Mall occupancy stabilises as developers react to glut
Shopping Mall

Total retail space expected to grow exponentially in the next 3 years

By IZZAT RATNA / Pic By TMR

The growth of new shopping malls may be outstripping the demand for retail space as retailers struggle to balance with keeping prices down and maintaining a healthy margin on goods.

Total retail space in Malaysia is expected to grow exponentially in the next three years. In the Klang Valley, another 557,418.24 sq m of shopping malls is about to enter the market, adding to the 5.26 million sq m already facing a task to keep tenants.

Retail Group Malaysia (RGM) MD Tan Hai Hsin said many existing shopping centres are suffering from declining occupancy rates and lower rental rates since early 2016, even though some property analysts have disputed that there is a glut.

Property Consulting firm CBRE-WTW noted in its Asia Pacific Real Estate Market Outlook Report 2017 that the completion of several retail malls last year continued to push the occupancy rate slightly down- wards, from 88.5% in 2015 to 87.6% in 2016.

“If there is no more retail glut in the country, we would not experience below-expectation occupancy rates for almost all new shopping centres opened throughout last year,” he said.

He said retailers are realistic in their choice of outlets and will go to where there is demand, and developers of new shopping malls are already reacting to market forces.

“There were no government and industry players’ intervention (to the expected glut). In fact, this is not required as we should just allow the market forces to adjust the demand and supply,” he told The Malaysian Reserve when contacted recently.

Tan, however, said the occupancy demand for retail space is slowly stabilising as land- lords have begun to offer attractive rental packages for tenants to fill their malls.

Knight Frank Malaysia Sdn Bhd revealed in its first half of 2017 (1H17) real estate highlights report that average rents for malls in the Klang Valley were flat during 1H17.

Only selected prime and regional shopping centres, such as Suria KLCC and Mid Valley Megamall, continue to achieve higher average gross rentals (on a per sq m basis) from new tenants and lease renewals.

The monthly gross rental range from RM15 per sq ft (0.09 sqm) to RM25 per 0.09 sq m on average, while less popular suburban and secondary shopping centres, faced with heightened competition and market dilution are expected to see lower rental levels.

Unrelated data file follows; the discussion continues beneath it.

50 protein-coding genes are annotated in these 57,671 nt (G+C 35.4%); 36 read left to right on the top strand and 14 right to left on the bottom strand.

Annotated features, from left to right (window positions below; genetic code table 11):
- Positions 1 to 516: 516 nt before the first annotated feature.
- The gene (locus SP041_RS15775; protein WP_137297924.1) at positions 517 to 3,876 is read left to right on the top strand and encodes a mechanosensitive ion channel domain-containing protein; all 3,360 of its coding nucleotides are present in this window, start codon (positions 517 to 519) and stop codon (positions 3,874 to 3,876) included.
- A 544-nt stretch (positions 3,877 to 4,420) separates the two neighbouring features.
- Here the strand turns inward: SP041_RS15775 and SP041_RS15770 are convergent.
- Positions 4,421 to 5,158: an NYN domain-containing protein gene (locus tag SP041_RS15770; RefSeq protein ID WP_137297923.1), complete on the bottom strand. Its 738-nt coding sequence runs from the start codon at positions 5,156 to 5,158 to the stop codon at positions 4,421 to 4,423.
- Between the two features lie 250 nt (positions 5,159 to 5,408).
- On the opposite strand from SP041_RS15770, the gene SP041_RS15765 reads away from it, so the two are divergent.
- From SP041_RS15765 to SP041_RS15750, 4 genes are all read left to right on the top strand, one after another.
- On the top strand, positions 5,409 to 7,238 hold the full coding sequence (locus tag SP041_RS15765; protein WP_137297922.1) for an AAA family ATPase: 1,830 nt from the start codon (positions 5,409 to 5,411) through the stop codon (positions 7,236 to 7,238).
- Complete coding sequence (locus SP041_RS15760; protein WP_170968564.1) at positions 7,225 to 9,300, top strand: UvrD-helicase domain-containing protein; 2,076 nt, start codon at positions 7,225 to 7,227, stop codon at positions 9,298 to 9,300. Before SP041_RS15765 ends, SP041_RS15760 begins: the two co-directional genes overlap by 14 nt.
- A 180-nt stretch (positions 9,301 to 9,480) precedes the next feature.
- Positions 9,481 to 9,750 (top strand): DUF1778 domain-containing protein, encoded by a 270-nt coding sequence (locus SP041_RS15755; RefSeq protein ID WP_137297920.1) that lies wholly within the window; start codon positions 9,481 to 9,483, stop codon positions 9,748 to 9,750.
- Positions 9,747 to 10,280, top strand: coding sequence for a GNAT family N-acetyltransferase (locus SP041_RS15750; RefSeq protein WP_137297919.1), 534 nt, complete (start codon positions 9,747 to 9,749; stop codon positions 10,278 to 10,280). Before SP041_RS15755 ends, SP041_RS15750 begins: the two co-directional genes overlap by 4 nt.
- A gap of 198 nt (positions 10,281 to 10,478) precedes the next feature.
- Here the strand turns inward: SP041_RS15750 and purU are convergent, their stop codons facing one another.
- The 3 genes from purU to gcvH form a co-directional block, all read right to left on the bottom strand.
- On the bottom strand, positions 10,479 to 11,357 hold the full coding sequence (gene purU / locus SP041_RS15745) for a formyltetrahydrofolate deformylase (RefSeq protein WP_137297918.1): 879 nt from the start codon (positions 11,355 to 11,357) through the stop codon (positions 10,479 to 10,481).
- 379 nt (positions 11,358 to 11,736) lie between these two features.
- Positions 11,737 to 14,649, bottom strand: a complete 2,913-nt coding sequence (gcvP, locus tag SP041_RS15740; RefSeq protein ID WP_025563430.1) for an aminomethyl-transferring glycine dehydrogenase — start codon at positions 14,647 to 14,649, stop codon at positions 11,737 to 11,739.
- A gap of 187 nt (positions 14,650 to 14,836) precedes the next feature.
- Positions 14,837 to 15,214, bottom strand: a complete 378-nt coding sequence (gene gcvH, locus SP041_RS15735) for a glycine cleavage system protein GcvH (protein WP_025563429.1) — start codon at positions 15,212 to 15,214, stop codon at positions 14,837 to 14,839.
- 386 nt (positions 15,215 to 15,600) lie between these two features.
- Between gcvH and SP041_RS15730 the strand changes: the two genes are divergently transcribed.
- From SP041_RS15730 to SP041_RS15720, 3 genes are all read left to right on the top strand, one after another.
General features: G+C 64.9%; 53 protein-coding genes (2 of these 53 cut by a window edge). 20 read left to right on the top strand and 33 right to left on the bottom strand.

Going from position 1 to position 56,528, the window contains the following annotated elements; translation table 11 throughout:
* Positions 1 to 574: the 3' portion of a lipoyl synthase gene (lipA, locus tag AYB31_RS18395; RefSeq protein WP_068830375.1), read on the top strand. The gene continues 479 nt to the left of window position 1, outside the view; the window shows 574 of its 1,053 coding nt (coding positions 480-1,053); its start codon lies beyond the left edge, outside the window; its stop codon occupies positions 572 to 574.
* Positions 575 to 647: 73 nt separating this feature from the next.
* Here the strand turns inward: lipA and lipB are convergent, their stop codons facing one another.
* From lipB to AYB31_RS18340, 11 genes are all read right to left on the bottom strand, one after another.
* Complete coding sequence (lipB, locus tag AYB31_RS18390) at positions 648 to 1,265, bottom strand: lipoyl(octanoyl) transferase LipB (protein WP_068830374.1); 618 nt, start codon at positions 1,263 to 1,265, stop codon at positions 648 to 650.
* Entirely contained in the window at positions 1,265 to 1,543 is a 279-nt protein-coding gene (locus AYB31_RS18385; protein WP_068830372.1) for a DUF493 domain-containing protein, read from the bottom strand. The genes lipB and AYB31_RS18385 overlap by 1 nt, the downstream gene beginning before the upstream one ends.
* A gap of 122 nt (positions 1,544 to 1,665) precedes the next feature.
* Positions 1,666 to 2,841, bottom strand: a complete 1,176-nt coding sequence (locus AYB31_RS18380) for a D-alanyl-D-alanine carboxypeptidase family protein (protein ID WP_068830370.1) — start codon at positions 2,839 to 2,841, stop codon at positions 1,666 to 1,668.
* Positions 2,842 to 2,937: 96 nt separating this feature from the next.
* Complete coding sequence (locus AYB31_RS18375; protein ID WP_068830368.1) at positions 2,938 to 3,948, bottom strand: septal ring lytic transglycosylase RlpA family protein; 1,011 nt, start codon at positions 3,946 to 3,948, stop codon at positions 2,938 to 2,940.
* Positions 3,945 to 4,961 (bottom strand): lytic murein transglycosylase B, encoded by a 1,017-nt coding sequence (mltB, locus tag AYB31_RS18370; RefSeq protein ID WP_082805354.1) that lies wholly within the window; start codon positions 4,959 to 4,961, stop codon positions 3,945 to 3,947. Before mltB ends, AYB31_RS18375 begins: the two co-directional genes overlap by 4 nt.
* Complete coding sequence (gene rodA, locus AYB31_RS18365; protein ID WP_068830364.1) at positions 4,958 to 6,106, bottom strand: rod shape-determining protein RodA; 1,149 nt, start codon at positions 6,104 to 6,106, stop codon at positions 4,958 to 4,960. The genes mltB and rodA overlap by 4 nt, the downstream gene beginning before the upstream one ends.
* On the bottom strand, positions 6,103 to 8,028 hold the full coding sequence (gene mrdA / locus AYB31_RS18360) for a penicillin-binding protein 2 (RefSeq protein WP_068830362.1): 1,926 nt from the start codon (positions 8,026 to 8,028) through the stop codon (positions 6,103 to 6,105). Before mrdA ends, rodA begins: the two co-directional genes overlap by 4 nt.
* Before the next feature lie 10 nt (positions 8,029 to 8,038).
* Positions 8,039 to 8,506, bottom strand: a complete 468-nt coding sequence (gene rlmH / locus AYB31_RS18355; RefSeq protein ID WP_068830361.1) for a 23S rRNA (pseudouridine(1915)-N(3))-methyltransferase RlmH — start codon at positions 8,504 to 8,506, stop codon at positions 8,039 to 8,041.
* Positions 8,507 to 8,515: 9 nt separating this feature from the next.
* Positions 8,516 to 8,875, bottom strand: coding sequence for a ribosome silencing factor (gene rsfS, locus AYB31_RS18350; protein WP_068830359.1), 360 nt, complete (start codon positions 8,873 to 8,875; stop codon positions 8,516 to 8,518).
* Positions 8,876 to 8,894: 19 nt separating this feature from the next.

Tan said one thing that would help the retail industry would be putting money in the pockets of consumers through incentives and a broad economic improvement.

“When companies have better turnovers, they will give higher salaries and with improved take-home pays, household expenditure will also rise.

“Consumers’ spending is directly linked to economic performance, therefore in order to fix the retail industry, we need to first stimulate the economy as that would benefit all business and industrial sectors,” he said.

Despite the slight uptick in retail sales in the second quarter of 2017 (2Q17), Tan said it was not indicative of an immediate recovery for the retail sector, as the growth has been driven by festive buying and within market expectation.

“We hope the recovery of the retail industry will begin by 2H17. But so far, there has been no sign of the recovery yet.

“The consistent rise in fuel prices until the end of this year and the weaker ringgit will both affect the cost of import and cost of goods, which will lead to further hikes in retail prices.

RGM’s retail sales projection for 2017 remains unchanged at 3.9% as stated in its latest retail sales report.

The retail industry recorded a 4.9% growth rate in retail sales for the 2Q17 against 7.5% previously, surpassing the earlier projection of 4.8% made by members of the Malaysia Retailers Association.

Some big retailers are still feeling the effect of the Goods and Services Tax (GST) which has increased cost of putting goods in shops.

Datuk Abdullah Mohd Yusof, chairman of retail giant AEON Co (M) Bhd, said the GST has created an overlap- ping cost along the supply chain for retailers.

“The GST is the main cause for this disruption as it obscures other related retail taxes — mainly import and export — as well as logistic levies, which has made it easier for smaller scale operators to influence the prices of raw materials.

He said smaller retail chains are more nimble at adjusting prices to attract customers and that big players are being squeezed between keeping a viable profit and competing for business.